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Harmonix Music VR wants to change how you listen to music

Lean back, relax and bliss out

A psychedelic beach Harmonix

“There’s nothing wrong with listening to music however you want to listen to music,” Jon Carter, the creative lead on PlayStation VR’s Harmonix Music VR, told Polygon.

“That said, there is a somewhat nostalgic image — a kid from some bygone era, sitting in their room and getting to know their music collection for hours on end — that serves as something of a driving inspiration for Harmonix Music VR,” he continued.

That’s one of the goals of the project. To get people to put some of their favorite songs on a USB stick, load up a visualizer, and bliss out to the music.

“It feels like an endangered activity,” Carter explained. “When you’re used to constant visual stimulation, like me and basically everyone I know, it can be physically difficult to engage with pure audio, unless it’s as an accompaniment to other activities. There’s nothing inherently wrong with this, but on the whole, I think our screen obsessions are not helping us appreciate all the great music out there with the same kind of depth and nuance that we used to.”

There’s a bit of irony is trying to fix our screen obsession with what amounts to one more screen, but you can’t argue with results. This can and does help you focus on the music and tune out the distractions of life.

This isn’t a game

Harmonix Music VR is a $14.99 program for PlayStation VR that offers four worlds with varying degrees of interactivity, and it works with any song you can put on a USB stick. There are experiences with interactions, but for me the real joy comes from simply loading up some good songs and enjoying the visuals. That’s it.

This either actively likely sounds either terrible or delightful, and the game is unlikely to convince you to change your gut reaction.

“It all depends on the attitude that people bring to the experience,” Carter said “Sometimes people quickly internalize what we’re going for with a ‘visualizer,’ but other times they sit down to try an experience from the people that made Rock Band, on hardware that they see as a gaming platform, and they’re at a loss as to why Music VR doesn’t give you any guided goals or player evaluation,” he continued.

The act of getting you inside this environment where your body and mind feel linked to the music, without distractions and without doing anything else, is tricky to communicate.

“People look around, sample all the interactions, and then feel ‘done,’” Carter explained. “I ended up having to prepare specific songs for specific playtesters, based on their music preferences, in order to stand a chance at getting them into the right frame of mind, where they’d see the music as the star, and all the fancy VR shenanigans as the supporting cast.”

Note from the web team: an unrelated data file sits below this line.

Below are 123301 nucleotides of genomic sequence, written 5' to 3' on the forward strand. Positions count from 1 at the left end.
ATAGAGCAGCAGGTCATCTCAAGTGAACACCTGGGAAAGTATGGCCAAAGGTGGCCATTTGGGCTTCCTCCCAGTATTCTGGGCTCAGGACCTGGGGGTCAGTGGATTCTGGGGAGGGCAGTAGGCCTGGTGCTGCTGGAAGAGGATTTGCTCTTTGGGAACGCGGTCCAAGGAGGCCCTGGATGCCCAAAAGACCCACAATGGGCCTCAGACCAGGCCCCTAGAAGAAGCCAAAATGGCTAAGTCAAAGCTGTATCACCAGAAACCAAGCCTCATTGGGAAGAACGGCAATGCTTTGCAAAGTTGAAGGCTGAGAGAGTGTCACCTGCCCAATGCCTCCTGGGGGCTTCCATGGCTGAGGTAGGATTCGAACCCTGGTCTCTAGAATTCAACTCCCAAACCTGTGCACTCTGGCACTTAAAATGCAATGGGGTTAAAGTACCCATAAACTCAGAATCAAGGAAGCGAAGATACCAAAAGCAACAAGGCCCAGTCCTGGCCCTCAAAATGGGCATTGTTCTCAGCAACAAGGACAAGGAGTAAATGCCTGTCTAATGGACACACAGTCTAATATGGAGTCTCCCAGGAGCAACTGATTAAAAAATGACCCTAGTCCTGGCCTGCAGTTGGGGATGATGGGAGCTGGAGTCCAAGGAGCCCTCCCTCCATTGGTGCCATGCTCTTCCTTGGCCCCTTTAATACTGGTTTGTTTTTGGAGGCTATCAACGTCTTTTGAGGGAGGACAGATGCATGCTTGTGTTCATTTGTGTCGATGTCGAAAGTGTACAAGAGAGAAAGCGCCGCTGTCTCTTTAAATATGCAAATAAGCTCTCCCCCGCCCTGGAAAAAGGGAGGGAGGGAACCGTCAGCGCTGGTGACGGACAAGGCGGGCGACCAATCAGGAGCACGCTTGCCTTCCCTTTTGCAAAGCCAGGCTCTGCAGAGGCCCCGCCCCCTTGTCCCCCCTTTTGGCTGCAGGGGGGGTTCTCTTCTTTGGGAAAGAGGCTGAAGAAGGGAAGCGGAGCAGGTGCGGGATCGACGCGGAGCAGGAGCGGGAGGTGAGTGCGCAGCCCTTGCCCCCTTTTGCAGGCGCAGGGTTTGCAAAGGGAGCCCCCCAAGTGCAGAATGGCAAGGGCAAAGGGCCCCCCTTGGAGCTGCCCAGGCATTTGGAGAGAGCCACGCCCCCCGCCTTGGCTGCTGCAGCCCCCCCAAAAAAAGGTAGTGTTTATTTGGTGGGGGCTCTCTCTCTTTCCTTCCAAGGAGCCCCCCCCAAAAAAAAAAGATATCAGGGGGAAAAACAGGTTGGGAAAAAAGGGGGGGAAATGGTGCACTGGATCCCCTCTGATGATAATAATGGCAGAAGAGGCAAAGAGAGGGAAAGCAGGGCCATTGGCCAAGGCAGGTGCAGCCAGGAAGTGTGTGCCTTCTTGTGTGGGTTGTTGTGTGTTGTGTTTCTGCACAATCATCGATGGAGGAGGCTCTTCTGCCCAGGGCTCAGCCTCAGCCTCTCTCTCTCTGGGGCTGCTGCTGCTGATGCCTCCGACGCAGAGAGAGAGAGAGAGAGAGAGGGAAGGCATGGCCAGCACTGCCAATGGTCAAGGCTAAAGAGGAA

How does this all work?

“There are two main sources of data we draw from for visualization: real-time, streaming audio spectrum analysis (“FFT”), and our own internally-developed ‘music information retrieval technology,” Carter said. “The former is what you see used in traditional visualizers, while the latter is our special sauce that gives us section detection, kick/snare detection, and even a value that represents the qualitative ‘energy’ of the music, among other things.”

The four worlds process and use this data in different ways, and a change in song can dramatically change the mood of each experience.

“For instance, on The Beach, our chill-est, introductory VR listening space, section detection drives weather patterns and atmospheric conditions, while the FFT data becomes prominent once you trigger one of the many gaze-activated visualizations,” he explained. “In The Easel, which is our psychedelic response to creation apps like Tiltbrush and Quill, the section and energy of the song determines the color palette of your creation, while FFT drives the psychedelic mutations on the brush strokes themselves. A lot of tuning went in to determining how each piece of audio data gets expressed in each world, so that no audio or video calibration is necessary for listener.”

You’ll see these processes work best in music with a 4/4 time, although anything you put into the system works. There are also 17 songs built into the program, although there’s no support for streaming services like Spotify.

Harmonix Music VR isn’t a game, but I had a surprisingly physical reaction to using the program to listen to my favorite songs. I wanted to move my body; I wanted to dance and even jump up and down. When you’re surrounded by a world that is reacting to the songs you’re listening to, it’s very easy to lose yourself in the music and reach a nearly ecstatic state — without the use of potentially harmful substances. Or perhaps in addition to, depending on your mood. There is even an experience called The Trip that is pure psychedelia, for when you just want to lean back and bliss out.

“Enthusiasts talk a big game about the disruptive potential for VR, but every time a new technology has broken through to the mainstream, it’s been by allowing for new, compelling ways of engaging with familiar activities,” Carter told Polygon. “Sure, there are a lot of gamers out there, but there are still far more music listeners.”

Harmonix Music VR will be released alongside the PlayStation VR hardware and is $14.99.